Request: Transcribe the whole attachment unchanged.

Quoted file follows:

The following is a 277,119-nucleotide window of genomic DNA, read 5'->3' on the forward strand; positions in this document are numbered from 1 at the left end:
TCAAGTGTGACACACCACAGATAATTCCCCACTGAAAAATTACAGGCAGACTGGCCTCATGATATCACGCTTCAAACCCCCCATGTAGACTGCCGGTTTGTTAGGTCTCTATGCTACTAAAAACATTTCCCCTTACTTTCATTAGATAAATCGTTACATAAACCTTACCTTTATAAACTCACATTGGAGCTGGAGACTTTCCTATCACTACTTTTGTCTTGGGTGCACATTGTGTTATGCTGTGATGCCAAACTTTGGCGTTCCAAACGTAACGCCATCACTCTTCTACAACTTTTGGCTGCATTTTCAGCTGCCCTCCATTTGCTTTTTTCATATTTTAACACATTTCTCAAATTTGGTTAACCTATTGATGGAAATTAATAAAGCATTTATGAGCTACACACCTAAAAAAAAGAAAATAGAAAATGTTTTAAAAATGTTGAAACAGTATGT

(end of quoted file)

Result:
The following is a 277,119-nucleotide window of genomic DNA, read 5'->3' on the forward strand; positions in this document are numbered from 1 at the left end:
TCAAGTGTGACACACCACAGATAATTCCCCACTGAAAAATTACAGGCAGACTGGCCTCATGATATCACGCTTCAAACCCCCCATGTAGACTGCCGGTTTGTTAGGTCTCTATGCTACTAAAAACATTTCCCCTTACTTTCATTAGATAAATCGTTACATAAACCTTACCTTTATAAACTCACATTGGAGCTGGAGACTTTCCTATCACTACTTTTGTCTTGGGTGCACATTGTGTTATGCTGTGATGCCAAACTTTGGCGTTCCAAACGTAACGCCATCACTCTTCTACAACTTTTGGCTGCATTTTCAGCTGCCCTCCATTTGCTTTTTTCATATTTTAACACATTTCTCAAATTTGGTTAACCTATTGATGGAAATTAATAAAGCATTTATGAGCTACACACCTAAAAAAAAGAAAATAGAAAATGTTTTAAAAATGTTGAAACAGTATGT